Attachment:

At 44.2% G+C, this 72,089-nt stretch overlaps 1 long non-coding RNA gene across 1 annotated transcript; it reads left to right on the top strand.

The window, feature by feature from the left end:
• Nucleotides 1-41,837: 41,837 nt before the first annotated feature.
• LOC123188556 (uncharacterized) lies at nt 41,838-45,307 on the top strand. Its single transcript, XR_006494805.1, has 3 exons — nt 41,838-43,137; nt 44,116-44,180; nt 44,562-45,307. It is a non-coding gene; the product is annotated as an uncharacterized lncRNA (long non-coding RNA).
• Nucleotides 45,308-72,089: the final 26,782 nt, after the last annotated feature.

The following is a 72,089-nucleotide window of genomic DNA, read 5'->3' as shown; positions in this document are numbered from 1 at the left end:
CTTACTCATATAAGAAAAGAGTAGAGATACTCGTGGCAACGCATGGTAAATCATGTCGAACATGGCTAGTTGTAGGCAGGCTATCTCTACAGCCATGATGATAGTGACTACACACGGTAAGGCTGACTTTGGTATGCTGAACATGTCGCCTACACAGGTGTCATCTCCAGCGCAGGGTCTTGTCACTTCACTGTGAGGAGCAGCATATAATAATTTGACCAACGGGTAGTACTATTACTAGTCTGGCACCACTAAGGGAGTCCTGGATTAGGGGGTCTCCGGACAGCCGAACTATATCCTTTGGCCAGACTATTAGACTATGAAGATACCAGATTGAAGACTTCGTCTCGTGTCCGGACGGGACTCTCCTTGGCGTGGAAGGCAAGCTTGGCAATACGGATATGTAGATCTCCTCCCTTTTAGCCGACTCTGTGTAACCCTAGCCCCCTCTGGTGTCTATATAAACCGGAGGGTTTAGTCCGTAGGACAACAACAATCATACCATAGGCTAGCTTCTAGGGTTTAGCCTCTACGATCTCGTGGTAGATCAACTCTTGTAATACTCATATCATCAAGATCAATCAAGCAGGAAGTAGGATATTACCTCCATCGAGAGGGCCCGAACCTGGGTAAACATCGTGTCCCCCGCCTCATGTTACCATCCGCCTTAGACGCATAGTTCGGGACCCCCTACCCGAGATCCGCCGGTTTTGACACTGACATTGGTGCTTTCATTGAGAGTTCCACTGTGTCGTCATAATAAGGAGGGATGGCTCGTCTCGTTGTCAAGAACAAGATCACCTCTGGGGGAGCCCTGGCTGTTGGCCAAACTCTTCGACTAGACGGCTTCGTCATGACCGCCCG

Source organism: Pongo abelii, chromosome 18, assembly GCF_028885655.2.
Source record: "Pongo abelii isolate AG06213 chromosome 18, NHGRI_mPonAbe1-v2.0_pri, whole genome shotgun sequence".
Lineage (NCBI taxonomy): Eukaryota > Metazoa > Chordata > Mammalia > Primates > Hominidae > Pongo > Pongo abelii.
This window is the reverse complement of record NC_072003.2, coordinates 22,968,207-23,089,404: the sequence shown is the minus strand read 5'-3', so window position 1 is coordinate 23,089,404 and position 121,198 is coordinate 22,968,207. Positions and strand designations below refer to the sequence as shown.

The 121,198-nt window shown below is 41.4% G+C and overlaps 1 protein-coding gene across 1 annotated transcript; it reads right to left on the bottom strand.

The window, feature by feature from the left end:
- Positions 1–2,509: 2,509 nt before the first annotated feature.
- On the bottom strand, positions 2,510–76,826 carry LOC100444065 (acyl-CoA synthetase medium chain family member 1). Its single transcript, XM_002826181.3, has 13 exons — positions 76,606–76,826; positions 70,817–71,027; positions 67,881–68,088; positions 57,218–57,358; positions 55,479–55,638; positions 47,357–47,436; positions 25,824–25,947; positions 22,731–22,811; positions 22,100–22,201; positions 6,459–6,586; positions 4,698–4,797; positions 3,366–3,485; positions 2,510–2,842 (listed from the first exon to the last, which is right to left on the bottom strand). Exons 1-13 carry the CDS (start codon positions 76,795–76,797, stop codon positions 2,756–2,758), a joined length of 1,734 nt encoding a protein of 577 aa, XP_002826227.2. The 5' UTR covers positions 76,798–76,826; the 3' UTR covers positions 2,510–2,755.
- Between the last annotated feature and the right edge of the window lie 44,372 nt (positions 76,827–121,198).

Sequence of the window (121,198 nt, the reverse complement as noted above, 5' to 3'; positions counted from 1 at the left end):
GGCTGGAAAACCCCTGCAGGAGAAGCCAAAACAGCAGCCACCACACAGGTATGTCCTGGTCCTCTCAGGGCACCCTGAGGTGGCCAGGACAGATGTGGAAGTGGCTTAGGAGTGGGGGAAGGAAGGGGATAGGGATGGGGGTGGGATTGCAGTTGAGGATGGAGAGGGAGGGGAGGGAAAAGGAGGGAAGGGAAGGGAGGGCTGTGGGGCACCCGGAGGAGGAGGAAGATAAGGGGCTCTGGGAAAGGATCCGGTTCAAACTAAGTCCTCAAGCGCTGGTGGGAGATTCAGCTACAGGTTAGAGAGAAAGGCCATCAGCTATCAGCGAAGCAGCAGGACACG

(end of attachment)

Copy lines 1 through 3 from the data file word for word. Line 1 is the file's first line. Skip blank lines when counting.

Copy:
At 44.2% G+C, this 72,089-nt stretch overlaps 1 long non-coding RNA gene across 1 annotated transcript; it reads left to right on the top strand.

The window, feature by feature from the left end:
• Nucleotides 1-41,837: 41,837 nt before the first annotated feature.